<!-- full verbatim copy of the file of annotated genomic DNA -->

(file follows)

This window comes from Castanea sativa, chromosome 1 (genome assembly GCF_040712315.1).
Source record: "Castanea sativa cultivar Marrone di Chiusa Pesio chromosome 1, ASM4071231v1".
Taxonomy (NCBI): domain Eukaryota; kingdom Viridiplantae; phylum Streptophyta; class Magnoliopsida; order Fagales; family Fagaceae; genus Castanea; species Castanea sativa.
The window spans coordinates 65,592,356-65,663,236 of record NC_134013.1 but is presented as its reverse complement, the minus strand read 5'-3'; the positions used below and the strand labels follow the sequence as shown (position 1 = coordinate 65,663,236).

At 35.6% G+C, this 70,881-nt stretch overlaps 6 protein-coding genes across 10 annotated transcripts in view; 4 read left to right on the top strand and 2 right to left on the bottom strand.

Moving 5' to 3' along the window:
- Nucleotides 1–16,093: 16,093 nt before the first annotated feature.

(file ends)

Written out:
This window comes from Castanea sativa, chromosome 1 (genome assembly GCF_040712315.1).
Source record: "Castanea sativa cultivar Marrone di Chiusa Pesio chromosome 1, ASM4071231v1".
Taxonomy (NCBI): domain Eukaryota; kingdom Viridiplantae; phylum Streptophyta; class Magnoliopsida; order Fagales; family Fagaceae; genus Castanea; species Castanea sativa.
The window spans coordinates 65,592,356-65,663,236 of record NC_134013.1 but is presented as its reverse complement, the minus strand read 5'-3'; the positions used below and the strand labels follow the sequence as shown (position 1 = coordinate 65,663,236).

At 35.6% G+C, this 70,881-nt stretch overlaps 6 protein-coding genes across 10 annotated transcripts in view; 4 read left to right on the top strand and 2 right to left on the bottom strand.

Moving 5' to 3' along the window:
- Nucleotides 1–16,093: 16,093 nt before the first annotated feature.